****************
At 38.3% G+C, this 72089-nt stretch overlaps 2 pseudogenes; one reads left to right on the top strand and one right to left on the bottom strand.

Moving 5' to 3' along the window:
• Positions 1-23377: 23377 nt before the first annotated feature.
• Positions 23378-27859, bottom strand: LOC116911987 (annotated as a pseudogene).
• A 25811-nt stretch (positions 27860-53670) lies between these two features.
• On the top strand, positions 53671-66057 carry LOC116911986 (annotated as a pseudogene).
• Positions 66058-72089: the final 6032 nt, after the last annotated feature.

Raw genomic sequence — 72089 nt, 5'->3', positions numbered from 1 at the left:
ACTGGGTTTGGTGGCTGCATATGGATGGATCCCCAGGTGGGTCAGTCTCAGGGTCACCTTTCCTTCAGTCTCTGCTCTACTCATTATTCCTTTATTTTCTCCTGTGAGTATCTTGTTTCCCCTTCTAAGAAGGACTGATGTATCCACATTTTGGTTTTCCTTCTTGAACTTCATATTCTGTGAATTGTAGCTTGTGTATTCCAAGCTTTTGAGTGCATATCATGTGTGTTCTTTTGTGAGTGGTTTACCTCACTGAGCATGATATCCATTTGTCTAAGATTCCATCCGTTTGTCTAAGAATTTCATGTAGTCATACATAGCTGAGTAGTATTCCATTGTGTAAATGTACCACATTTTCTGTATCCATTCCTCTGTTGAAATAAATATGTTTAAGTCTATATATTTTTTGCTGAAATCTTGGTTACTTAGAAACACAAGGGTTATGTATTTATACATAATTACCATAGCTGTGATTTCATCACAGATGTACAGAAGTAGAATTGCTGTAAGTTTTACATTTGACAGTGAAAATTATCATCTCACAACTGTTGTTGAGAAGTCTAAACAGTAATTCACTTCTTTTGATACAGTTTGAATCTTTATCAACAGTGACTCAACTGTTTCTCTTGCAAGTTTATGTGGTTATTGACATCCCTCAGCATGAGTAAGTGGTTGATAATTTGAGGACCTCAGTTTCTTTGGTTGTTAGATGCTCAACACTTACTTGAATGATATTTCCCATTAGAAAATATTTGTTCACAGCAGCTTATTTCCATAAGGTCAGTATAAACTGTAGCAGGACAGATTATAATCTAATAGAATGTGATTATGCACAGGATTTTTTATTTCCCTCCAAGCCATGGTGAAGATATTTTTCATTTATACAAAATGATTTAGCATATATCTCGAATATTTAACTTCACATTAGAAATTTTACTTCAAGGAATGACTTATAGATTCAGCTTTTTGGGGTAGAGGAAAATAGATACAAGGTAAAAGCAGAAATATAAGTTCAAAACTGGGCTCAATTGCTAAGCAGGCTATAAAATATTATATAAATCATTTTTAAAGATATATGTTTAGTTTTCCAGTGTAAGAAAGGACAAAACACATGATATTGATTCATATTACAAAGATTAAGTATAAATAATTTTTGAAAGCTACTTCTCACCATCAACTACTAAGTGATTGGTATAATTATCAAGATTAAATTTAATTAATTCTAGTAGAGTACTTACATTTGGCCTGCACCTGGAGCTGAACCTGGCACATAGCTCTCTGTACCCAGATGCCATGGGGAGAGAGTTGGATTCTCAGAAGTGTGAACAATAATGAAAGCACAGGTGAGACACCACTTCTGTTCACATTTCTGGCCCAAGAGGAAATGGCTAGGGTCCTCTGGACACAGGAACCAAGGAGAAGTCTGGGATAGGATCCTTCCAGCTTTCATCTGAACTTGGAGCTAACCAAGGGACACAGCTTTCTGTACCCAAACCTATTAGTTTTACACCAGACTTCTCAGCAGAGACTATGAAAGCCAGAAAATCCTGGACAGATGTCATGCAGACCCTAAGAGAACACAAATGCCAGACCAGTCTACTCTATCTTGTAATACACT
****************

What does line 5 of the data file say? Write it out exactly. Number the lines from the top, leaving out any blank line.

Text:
• A 25811-nt stretch (positions 27860-53670) lies between these two features.